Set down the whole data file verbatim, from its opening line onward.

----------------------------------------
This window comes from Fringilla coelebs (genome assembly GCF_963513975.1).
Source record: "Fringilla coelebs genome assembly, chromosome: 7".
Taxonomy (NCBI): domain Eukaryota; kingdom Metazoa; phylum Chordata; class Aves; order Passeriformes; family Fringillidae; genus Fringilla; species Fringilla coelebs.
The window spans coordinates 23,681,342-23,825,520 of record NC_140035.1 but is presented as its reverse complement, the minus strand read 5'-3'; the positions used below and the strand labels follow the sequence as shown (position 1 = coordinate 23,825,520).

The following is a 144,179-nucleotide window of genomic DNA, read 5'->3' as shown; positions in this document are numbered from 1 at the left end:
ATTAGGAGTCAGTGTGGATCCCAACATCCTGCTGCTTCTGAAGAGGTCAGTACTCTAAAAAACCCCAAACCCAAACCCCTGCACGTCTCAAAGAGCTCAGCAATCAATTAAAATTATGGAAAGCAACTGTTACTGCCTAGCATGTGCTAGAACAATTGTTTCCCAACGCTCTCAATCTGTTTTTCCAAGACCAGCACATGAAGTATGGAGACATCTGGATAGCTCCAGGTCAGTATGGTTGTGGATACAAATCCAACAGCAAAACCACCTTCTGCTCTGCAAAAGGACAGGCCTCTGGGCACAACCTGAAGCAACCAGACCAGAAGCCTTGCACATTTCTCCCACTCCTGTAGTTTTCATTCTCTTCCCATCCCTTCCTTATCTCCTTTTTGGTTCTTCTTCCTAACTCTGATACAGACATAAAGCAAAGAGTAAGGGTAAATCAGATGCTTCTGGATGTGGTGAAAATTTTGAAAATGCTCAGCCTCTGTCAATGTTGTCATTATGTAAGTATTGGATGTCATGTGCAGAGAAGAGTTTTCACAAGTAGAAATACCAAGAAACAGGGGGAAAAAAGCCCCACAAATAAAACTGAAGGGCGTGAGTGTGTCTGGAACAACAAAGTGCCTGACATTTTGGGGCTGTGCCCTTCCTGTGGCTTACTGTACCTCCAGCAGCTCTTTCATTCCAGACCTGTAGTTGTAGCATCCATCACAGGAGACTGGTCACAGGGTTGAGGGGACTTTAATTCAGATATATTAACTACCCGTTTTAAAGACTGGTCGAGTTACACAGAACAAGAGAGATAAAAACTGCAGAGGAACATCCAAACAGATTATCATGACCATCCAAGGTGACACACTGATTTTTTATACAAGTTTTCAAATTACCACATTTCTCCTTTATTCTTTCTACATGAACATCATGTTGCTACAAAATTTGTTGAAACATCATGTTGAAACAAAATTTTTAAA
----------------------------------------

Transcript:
This window comes from Fringilla coelebs (genome assembly GCF_963513975.1).
Source record: "Fringilla coelebs genome assembly, chromosome: 7".
Taxonomy (NCBI): domain Eukaryota; kingdom Metazoa; phylum Chordata; class Aves; order Passeriformes; family Fringillidae; genus Fringilla; species Fringilla coelebs.
The window spans coordinates 23,681,342-23,825,520 of record NC_140035.1 but is presented as its reverse complement, the minus strand read 5'-3'; the positions used below and the strand labels follow the sequence as shown (position 1 = coordinate 23,825,520).

The following is a 144,179-nucleotide window of genomic DNA, read 5'->3' as shown; positions in this document are numbered from 1 at the left end:
ATTAGGAGTCAGTGTGGATCCCAACATCCTGCTGCTTCTGAAGAGGTCAGTACTCTAAAAAACCCCAAACCCAAACCCCTGCACGTCTCAAAGAGCTCAGCAATCAATTAAAATTATGGAAAGCAACTGTTACTGCCTAGCATGTGCTAGAACAATTGTTTCCCAACGCTCTCAATCTGTTTTTCCAAGACCAGCACATGAAGTATGGAGACATCTGGATAGCTCCAGGTCAGTATGGTTGTGGATACAAATCCAACAGCAAAACCACCTTCTGCTCTGCAAAAGGACAGGCCTCTGGGCACAACCTGAAGCAACCAGACCAGAAGCCTTGCACATTTCTCCCACTCCTGTAGTTTTCATTCTCTTCCCATCCCTTCCTTATCTCCTTTTTGGTTCTTCTTCCTAACTCTGATACAGACATAAAGCAAAGAGTAAGGGTAAATCAGATGCTTCTGGATGTGGTGAAAATTTTGAAAATGCTCAGCCTCTGTCAATGTTGTCATTATGTAAGTATTGGATGTCATGTGCAGAGAAGAGTTTTCACAAGTAGAAATACCAAGAAACAGGGGGAAAAAAGCCCCACAAATAAAACTGAAGGGCGTGAGTGTGTCTGGAACAACAAAGTGCCTGACATTTTGGGGCTGTGCCCTTCCTGTGGCTTACTGTACCTCCAGCAGCTCTTTCATTCCAGACCTGTAGTTGTAGCATCCATCACAGGAGACTGGTCACAGGGTTGAGGGGACTTTAATTCAGATATATTAACTACCCGTTTTAAAGACTGGTCGAGTTACACAGAACAAGAGAGATAAAAACTGCAGAGGAACATCCAAACAGATTATCATGACCATCCAAGGTGACACACTGATTTTTTATACAAGTTTTCAAATTACCACATTTCTCCTTTATTCTTTCTACATGAACATCATGTTGCTACAAAATTTGTTGAAACATCATGTTGAAACAAAATTTTTAAA